Please explain why a silver dollar contained more silver than two silver halves, four quarters or 10 dimes?
Because our coins contained more than the face value in bullion, the Coinage Act of 1853 reduced the silver content of the minor coins by 6.91 percent but did not change the dollar standard. Ever since then silver minor coins, including the 40 percent silver, have had a lower total bullion content than the amount in the silver dollars.
What does the “S.M.V.” abbreviation mean on some of the California gold pieces?
It stood for “Standard Mint Value,” an attempt to indicate that the coins were full weight. Others had “W.M.V.” for “Warranted Mint Value.” Despite the claim, most of the private issues actually contained less than the required, or stated, amount of gold.
What is a “capped” coin?
There are two definitions for a capped coin. One was a popular form of novelty coins, made by stamping a thin sheet of copper with a design and then wrapping the piece around a cent, much like a bottle cap. A number were made by L.S. Werner, who donated his dies and a collection of the capped coins to the American Numismatic Association Museum.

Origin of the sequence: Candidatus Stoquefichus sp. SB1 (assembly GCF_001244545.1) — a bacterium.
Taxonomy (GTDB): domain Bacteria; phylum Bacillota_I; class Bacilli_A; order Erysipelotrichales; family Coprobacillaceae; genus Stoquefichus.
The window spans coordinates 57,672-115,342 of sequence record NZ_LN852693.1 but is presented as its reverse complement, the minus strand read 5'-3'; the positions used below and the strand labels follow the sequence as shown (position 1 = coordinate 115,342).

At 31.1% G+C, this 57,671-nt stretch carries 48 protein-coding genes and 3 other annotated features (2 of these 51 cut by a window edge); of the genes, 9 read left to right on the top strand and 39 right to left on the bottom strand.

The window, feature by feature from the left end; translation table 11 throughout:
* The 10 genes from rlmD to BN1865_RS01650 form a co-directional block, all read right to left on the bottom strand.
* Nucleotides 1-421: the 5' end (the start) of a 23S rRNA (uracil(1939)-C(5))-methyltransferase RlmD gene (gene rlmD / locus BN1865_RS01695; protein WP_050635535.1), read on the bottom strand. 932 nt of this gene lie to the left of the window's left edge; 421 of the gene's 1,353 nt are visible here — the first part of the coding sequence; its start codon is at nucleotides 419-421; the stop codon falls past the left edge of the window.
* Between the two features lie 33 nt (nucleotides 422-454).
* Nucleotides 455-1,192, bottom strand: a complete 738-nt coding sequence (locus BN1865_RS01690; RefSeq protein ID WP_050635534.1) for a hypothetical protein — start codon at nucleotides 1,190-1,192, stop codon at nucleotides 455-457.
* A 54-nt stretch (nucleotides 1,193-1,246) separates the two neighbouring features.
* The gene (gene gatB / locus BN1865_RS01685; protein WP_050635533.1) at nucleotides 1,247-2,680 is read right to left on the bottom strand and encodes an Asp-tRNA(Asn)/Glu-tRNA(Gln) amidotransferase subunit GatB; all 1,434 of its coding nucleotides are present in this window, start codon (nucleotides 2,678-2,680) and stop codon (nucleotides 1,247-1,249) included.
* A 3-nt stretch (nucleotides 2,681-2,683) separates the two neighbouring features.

The second definition is a striking variety that occurs when the planchet sticks and wraps around the die like a bottle cap. It is also known as a capped die strike.
Didn’t the Federal Reserve resist the restoration of the right to private ownership of gold in 1974?
To use an old saying, Chairman Arthur Burns “fought tooth and nail” to get the ban extended for at least six months. After Congress passed the bill rescinding the ban as of Dec. 31, 1974, a bill was introduced by Sen. Adlai Stevenson, III., to repeal the new law, but despite widespread official support for the repeal attempt, it failed. The rest is history.
Are there really three kinds of Ike proofs?
No, only two. They are the clad copper-nickel and the clad 40 percent silver. The confusion may arise because there are also special uncirculated 40 percent silver Ikes. To get 40 percent, the core was .209 silver and .791 copper, with the clad layers being .800 silver and .200 copper. The only other proofs struck in two different alloys were the 1942 nickels, which were struck in copper-nickel and in the 35 percent silver alloy adopted that year.
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